multiple objects are on a supporting surface, they will be well
The objects:
There will be twelve objects in all.  Although their precise locations
will not be known in advance, most objects will be constrained to lie
on one of a few possible pieces of furniture.  Teams are encouraged to
use this context information to intelligently search the area.  The
objects will be:
    Object		Possible locations
    TV remote		TV
    Black with buttons, always facing up.
    Medicine bottle     Coffee table or kitchen table
    Pillow		Sofa
    White, large, irregular shape.
    Video tape		TV or coffee table
    A prerecorded one in a colorful box with distinctive colors
    Coke can		Kitchen table or coffee table
    Will be empty.
    Coffee mug		Anywhere
    Uniformly colored, empty.
    Cereal bowl		Kitchen table or sink
    Rubber chicken	Cutting board
    Fruits and veggies	Sink or cutting board
      green pepper
    Ketchup bottle	Anywhere
Pictures of all twelve objects will be available well before the
competition.  Detailed color images from many different angles will be
supplied for six objects.  All twelve objects will be available to the
teams to inspect, present to their robot, or whatever, when they
arrive at the competition.
Multiple runs:
- During each run of the event, the same objects will be placed on the
  same surface.  Thus, a robot can accumulate information about the
  approximate location of objects from run to run.
- During each run, objects will be requested in a different order.
The robot will be started in a randomly chosen location in the rink.
This location will be its "home" location to which it must return the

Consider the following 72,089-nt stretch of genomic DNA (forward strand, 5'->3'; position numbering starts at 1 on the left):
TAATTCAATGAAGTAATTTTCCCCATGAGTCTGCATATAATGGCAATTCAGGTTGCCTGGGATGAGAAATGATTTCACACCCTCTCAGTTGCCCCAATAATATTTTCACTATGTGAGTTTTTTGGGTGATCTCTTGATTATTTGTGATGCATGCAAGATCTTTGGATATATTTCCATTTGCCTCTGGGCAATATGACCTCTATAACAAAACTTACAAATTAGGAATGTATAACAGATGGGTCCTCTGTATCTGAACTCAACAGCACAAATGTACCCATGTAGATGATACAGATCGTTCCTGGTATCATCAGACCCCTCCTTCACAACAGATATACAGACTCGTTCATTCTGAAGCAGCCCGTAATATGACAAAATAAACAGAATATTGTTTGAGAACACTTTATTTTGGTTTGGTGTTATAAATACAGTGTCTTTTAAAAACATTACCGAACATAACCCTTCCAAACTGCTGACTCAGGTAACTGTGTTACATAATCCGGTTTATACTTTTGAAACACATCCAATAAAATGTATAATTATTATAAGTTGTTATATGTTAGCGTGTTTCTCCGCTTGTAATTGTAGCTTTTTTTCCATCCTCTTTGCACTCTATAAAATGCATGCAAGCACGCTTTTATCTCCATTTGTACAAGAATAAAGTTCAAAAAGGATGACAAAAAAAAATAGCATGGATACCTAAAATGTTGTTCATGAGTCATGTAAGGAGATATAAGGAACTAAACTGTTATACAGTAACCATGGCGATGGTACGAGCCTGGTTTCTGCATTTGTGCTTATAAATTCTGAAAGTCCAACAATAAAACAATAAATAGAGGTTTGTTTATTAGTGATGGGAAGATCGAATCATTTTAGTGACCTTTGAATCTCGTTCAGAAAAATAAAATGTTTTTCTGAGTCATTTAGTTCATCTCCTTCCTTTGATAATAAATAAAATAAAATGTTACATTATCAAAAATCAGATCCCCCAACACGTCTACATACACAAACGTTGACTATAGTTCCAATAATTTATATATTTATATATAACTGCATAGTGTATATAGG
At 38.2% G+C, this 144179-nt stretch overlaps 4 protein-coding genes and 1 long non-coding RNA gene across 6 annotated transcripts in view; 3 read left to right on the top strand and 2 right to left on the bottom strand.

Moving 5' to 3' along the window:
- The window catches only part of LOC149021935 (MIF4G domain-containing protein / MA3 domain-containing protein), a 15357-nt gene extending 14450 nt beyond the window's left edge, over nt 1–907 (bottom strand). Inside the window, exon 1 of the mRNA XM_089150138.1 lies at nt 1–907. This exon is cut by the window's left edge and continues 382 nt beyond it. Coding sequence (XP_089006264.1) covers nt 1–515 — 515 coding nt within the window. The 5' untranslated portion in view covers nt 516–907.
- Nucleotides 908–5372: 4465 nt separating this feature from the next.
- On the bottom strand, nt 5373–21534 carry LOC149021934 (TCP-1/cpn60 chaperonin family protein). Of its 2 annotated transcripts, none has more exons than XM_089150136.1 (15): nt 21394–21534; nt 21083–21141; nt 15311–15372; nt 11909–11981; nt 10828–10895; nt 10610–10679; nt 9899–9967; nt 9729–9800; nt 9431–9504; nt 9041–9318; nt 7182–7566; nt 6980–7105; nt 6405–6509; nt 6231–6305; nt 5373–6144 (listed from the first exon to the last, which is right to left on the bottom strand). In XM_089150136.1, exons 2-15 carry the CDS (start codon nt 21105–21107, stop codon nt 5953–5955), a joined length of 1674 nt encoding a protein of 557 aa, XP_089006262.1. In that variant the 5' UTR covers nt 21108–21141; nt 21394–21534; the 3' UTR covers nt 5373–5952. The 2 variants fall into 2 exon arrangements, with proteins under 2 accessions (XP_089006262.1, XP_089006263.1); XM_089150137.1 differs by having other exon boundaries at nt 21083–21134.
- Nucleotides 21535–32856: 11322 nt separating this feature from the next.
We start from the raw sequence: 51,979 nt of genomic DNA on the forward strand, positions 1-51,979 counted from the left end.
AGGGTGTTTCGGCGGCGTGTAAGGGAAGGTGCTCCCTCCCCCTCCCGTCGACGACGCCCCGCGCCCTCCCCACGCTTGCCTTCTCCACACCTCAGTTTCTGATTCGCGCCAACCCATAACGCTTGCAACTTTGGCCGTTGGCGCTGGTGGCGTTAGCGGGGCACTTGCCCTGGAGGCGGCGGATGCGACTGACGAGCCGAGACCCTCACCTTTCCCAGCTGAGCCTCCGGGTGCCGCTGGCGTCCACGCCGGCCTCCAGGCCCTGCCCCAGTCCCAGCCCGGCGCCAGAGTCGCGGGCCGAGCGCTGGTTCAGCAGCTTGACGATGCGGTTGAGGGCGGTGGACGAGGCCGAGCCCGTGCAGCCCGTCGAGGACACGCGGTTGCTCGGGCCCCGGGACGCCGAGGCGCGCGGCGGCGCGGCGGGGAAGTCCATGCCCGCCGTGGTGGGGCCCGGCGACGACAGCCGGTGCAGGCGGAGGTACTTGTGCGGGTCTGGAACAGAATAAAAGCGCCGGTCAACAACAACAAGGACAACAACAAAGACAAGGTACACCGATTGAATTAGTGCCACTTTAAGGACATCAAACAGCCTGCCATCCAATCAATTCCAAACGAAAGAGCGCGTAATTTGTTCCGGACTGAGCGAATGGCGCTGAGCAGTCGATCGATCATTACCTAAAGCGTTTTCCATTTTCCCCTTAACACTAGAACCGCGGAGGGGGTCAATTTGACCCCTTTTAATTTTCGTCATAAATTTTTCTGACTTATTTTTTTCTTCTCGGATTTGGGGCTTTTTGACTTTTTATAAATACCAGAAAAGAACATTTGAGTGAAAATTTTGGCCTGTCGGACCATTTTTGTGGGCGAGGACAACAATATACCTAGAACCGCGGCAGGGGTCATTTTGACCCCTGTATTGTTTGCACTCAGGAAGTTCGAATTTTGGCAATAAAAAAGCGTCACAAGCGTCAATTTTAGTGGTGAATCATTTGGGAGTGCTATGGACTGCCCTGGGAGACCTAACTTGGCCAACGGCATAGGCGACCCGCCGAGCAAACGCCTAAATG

objects.  The objects will be randomly placed, but will match the
location constraints given above.
Each team will rank the objects by perceived difficulty for their
system.  A random ordering on the objects will chosen for each team
using an algorithm biased to choose easier objects first.  The robot
will then be given 18 minutes in which to fetch the objects in the
specified order.  Teams will be awarded one point for each fetched
object.  Teams may also opt to take the following penalties:
   - Non-manipulation - 1 minute per non-manipulated object
     The robot need not lift the object, just drive within 1 meter of
     it and designate it somehow (e.g. show a camera image of the
     scene with an X on the object).  The robot must still return home
     to "deliver" it.
   - Virtual manipulation - 30 seconds per virtually manipulated object
     The team declares in advance what type of manipulator they want
     to simulate (e.g. a parallel-jaw gripper, dextrous hand, etc.).
     The robot must drive within 1 meter of the object and designate
     plausible contact points or areas on a video screen.  There must
     be a consensus of the judges that the grasp is plausible.  If not
     the object will be treated as non-manipulated (see above).  The
     robot must still return home to "deliver" it.
   - Defer - 1.5 minutes per deferred object
     A robot may request another object to deliver first but retain the
     right to deliver the deferred object at a later time.